Scenic Rail Melbourne

Submitted by john on Thu, 28/05/2020 - 16:09

This map of Scenic Rail Melbourne shows the limits of highly profitable transport, with stops typically within 2km. The network to comprise:
* 733km of two-way 10m high guide-rail on poles,
* 3 accessible stops/km, 100 fully automatic podcars/km,
* 5 vehicles waiting at all stops 24/7, with video surveillance,
* podcars to carry 5 people, a wheelchair, bikes or 400kg freight,

An aerial podcar system will greatly advance transport objectives in contrast to deterioration by all other options

Submitted by john on Tue, 17/12/2019 - 15:51

Alternatives that provide major structures in an arterial network are not acceptable for amenity because of visual blight and because of reduction of road capacity. Alternatives that do not attract sufficient mode change away from cars are not acceptable for amenity, despite the expedient current practice. Both these items should be fatal flaws. Alternatives that do not make a profit are not financially viable, such that standards that apply for businesses should also rule them out, despite our current approach for public transport.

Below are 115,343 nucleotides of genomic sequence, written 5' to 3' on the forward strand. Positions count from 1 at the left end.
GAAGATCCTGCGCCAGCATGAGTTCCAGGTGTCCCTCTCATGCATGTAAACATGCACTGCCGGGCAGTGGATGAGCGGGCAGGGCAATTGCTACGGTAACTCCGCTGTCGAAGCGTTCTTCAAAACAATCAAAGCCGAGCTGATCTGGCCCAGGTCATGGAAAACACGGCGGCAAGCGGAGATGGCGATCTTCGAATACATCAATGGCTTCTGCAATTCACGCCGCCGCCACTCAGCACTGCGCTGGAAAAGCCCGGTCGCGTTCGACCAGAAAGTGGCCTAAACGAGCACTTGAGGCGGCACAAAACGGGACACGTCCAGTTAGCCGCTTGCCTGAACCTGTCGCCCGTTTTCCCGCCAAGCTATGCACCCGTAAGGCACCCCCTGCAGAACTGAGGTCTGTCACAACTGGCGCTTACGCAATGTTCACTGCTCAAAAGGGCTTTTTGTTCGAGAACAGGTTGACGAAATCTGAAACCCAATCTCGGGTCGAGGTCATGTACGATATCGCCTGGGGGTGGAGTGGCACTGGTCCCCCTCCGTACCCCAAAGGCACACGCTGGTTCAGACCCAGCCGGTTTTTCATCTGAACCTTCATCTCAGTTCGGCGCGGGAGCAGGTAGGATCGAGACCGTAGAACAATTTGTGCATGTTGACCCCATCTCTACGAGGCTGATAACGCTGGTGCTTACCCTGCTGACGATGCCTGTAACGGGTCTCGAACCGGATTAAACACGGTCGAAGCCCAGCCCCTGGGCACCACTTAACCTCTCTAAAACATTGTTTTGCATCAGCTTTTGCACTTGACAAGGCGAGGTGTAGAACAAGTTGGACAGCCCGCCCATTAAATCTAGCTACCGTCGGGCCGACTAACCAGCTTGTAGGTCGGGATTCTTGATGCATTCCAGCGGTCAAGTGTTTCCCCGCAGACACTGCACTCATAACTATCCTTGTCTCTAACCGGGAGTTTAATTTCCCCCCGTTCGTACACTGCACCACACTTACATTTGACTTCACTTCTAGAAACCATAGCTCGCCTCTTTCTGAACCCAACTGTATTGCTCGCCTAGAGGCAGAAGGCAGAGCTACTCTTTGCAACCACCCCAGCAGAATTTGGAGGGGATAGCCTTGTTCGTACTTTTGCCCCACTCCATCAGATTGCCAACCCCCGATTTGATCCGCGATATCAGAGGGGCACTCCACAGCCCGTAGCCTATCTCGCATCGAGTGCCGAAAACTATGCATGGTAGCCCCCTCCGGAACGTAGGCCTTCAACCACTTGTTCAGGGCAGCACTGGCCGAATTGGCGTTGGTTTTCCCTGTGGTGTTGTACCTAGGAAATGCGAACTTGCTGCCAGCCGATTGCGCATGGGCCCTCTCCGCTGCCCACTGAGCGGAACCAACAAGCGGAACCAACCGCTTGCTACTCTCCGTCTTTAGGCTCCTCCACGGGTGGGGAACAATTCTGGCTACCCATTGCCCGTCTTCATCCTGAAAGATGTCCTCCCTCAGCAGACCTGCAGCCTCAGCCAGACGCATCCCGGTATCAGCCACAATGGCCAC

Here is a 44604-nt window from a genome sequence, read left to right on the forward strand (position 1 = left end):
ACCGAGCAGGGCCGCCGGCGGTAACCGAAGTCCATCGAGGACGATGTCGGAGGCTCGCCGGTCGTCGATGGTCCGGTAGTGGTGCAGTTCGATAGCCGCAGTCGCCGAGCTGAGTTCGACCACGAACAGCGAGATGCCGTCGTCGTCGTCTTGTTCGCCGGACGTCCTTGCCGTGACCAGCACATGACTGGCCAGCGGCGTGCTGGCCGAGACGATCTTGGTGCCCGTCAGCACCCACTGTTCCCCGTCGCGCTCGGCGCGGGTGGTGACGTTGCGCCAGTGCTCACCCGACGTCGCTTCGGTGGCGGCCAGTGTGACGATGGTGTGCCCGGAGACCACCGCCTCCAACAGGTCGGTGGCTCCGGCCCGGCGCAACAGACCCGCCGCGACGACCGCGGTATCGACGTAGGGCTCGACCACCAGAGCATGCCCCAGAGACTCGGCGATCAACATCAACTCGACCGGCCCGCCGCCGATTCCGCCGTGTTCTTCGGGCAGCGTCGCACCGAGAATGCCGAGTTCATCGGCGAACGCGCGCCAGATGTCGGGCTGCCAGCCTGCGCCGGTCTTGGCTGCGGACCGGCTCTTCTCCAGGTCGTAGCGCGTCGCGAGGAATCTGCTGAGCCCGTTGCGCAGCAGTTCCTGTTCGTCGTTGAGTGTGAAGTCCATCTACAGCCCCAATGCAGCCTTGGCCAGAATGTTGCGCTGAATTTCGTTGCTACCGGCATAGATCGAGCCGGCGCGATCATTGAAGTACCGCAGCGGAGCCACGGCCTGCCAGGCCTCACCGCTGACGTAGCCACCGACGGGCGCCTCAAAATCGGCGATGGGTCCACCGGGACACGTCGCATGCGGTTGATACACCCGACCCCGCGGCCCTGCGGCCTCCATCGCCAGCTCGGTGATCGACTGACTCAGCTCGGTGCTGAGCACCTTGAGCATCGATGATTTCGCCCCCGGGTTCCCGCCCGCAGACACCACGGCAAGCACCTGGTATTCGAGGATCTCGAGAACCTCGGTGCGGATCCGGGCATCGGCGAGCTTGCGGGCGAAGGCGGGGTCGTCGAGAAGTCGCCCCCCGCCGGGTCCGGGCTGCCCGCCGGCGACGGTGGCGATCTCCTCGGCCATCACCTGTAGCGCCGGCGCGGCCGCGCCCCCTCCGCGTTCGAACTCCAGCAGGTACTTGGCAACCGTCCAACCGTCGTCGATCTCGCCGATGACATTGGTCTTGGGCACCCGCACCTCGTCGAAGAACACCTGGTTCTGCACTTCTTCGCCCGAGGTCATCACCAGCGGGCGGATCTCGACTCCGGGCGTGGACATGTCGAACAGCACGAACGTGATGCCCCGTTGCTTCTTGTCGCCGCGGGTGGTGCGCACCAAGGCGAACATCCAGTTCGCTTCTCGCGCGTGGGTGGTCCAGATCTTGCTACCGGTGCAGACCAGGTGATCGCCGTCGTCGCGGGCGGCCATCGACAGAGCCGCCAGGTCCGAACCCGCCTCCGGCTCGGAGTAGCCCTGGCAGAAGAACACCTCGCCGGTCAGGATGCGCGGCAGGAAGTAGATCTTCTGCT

Scenic Rail Victoria

Submitted by john on Sat, 13/06/2020 - 16:01

This is an extension of 733km of Scenic Rail Melbourne with 797km of Scenic Rail Victoria. Routes to Geelong, Sunbury and Melton may be profitable. Routes to Ballarat, Ocean Grove, Drysdale, Leopold, Torquay, Bendigo, Bacchus Marsh, Traralgon, and Whittlesea will require cross-subsidy. Routes to Shepparton and Albury require significant cross-subsidy. Route length is the main cost as operating costs can be recovered at current fare rates.

Convert traffic congestion on arterial streets to free flow using existing infrastructure, and get fast trips and low emissions

Submitted by john on Sun, 17/06/2018 - 19:08

Proper operation of arterial streets will produce a green wave, where a platoon of traffic flows through sequential sets of traffic signals at the speed limit with the minimum of wasted time, braking, acceleration, and emissions. The following steps are employed as necessary: